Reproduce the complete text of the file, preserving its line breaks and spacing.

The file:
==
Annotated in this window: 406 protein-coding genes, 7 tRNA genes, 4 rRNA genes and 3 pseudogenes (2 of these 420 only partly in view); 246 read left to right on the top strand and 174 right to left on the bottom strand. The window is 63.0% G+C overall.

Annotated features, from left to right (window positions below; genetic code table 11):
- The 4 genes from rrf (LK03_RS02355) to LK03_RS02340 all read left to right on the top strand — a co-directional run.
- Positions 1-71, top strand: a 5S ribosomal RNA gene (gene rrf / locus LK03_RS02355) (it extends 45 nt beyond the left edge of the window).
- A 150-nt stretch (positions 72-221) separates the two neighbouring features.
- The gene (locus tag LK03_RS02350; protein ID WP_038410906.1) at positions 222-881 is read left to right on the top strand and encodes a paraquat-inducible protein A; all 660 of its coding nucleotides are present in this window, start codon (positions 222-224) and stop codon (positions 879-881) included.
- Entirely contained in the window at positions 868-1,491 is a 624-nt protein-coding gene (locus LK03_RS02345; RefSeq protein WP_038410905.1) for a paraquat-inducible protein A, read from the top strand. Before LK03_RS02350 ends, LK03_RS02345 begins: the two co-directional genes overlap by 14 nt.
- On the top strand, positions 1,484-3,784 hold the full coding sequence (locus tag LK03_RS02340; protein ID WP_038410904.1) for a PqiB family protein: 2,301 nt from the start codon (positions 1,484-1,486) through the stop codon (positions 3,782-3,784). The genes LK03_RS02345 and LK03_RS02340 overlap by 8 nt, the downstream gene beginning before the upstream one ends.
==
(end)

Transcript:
Annotated in this window: 406 protein-coding genes, 7 tRNA genes, 4 rRNA genes and 3 pseudogenes (2 of these 420 only partly in view); 246 read left to right on the top strand and 174 right to left on the bottom strand. The window is 63.0% G+C overall.

Annotated features, from left to right (window positions below; genetic code table 11):
- The 4 genes from rrf (LK03_RS02355) to LK03_RS02340 all read left to right on the top strand — a co-directional run.
- Positions 1-71, top strand: a 5S ribosomal RNA gene (gene rrf / locus LK03_RS02355) (it extends 45 nt beyond the left edge of the window).
- A 150-nt stretch (positions 72-221) separates the two neighbouring features.
- The gene (locus tag LK03_RS02350; protein ID WP_038410906.1) at positions 222-881 is read left to right on the top strand and encodes a paraquat-inducible protein A; all 660 of its coding nucleotides are present in this window, start codon (positions 222-224) and stop codon (positions 879-881) included.
- Entirely contained in the window at positions 868-1,491 is a 624-nt protein-coding gene (locus LK03_RS02345; RefSeq protein WP_038410905.1) for a paraquat-inducible protein A, read from the top strand. Before LK03_RS02350 ends, LK03_RS02345 begins: the two co-directional genes overlap by 14 nt.
- On the top strand, positions 1,484-3,784 hold the full coding sequence (locus tag LK03_RS02340; protein ID WP_038410904.1) for a PqiB family protein: 2,301 nt from the start codon (positions 1,484-1,486) through the stop codon (positions 3,782-3,784). The genes LK03_RS02345 and LK03_RS02340 overlap by 8 nt, the downstream gene beginning before the upstream one ends.